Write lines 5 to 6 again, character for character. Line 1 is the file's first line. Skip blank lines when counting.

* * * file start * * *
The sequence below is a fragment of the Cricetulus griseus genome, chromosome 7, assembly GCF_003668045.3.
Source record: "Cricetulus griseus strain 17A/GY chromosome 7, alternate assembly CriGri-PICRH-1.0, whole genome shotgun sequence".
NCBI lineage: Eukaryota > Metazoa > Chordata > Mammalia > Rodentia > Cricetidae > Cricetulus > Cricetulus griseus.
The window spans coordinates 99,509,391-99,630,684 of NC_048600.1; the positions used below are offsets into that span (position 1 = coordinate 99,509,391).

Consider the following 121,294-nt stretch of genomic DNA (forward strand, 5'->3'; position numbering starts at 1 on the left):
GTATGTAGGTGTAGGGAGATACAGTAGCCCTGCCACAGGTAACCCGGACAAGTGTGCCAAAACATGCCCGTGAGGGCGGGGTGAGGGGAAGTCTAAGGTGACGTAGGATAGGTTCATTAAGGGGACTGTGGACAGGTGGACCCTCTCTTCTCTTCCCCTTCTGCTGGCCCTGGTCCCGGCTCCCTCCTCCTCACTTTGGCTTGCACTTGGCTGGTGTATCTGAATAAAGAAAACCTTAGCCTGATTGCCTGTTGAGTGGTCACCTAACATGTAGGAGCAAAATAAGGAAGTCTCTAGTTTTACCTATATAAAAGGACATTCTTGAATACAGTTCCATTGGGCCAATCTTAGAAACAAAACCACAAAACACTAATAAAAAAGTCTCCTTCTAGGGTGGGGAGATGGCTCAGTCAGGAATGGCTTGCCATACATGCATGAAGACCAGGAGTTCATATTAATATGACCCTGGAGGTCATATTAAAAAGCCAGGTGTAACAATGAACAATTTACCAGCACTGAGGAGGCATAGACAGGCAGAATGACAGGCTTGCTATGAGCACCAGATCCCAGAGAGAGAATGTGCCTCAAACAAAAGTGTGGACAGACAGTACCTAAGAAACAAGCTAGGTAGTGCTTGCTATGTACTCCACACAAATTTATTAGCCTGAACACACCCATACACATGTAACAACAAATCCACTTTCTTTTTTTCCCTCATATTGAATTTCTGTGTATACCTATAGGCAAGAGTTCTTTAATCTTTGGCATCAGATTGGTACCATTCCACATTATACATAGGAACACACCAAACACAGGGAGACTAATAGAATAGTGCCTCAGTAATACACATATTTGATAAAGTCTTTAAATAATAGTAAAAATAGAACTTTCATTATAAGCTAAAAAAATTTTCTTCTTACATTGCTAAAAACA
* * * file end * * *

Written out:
Consider the following 121,294-nt stretch of genomic DNA (forward strand, 5'->3'; position numbering starts at 1 on the left):
GTATGTAGGTGTAGGGAGATACAGTAGCCCTGCCACAGGTAACCCGGACAAGTGTGCCAAAACATGCCCGTGAGGGCGGGGTGAGGGGAAGTCTAAGGTGACGTAGGATAGGTTCATTAAGGGGACTGTGGACAGGTGGACCCTCTCTTCTCTTCCCCTTCTGCTGGCCCTGGTCCCGGCTCCCTCCTCCTCACTTTGGCTTGCACTTGGCTGGTGTATCTGAATAAAGAAAACCTTAGCCTGATTGCCTGTTGAGTGGTCACCTAACATGTAGGAGCAAAATAAGGAAGTCTCTAGTTTTACCTATATAAAAGGACATTCTTGAATACAGTTCCATTGGGCCAATCTTAGAAACAAAACCACAAAACACTAATAAAAAAGTCTCCTTCTAGGGTGGGGAGATGGCTCAGTCAGGAATGGCTTGCCATACATGCATGAAGACCAGGAGTTCATATTAATATGACCCTGGAGGTCATATTAAAAAGCCAGGTGTAACAATGAACAATTTACCAGCACTGAGGAGGCATAGACAGGCAGAATGACAGGCTTGCTATGAGCACCAGATCCCAGAGAGAGAATGTGCCTCAAACAAAAGTGTGGACAGACAGTACCTAAGAAACAAGCTAGGTAGTGCTTGCTATGTACTCCACACAAATTTATTAGCCTGAACACACCCATACACATGTAACAACAAATCCACTTTCTTTTTTTCCCTCATATTGAATTTCTGTGTATACCTATAGGCAAGAGTTCTTTAATCTTTGGCATCAGATTGGTACCATTCCACATTATACATAGGAACACACCAAACACAGGGAGACTAATAGAATAGTGCCTCAGTAATACACATATTTGATAAAGTCTTTAAATAATAGTAAAAATAGAACTTTCATTATAAGCTAAAAAAATTTTCTTCTTACATTGCTAAAAACA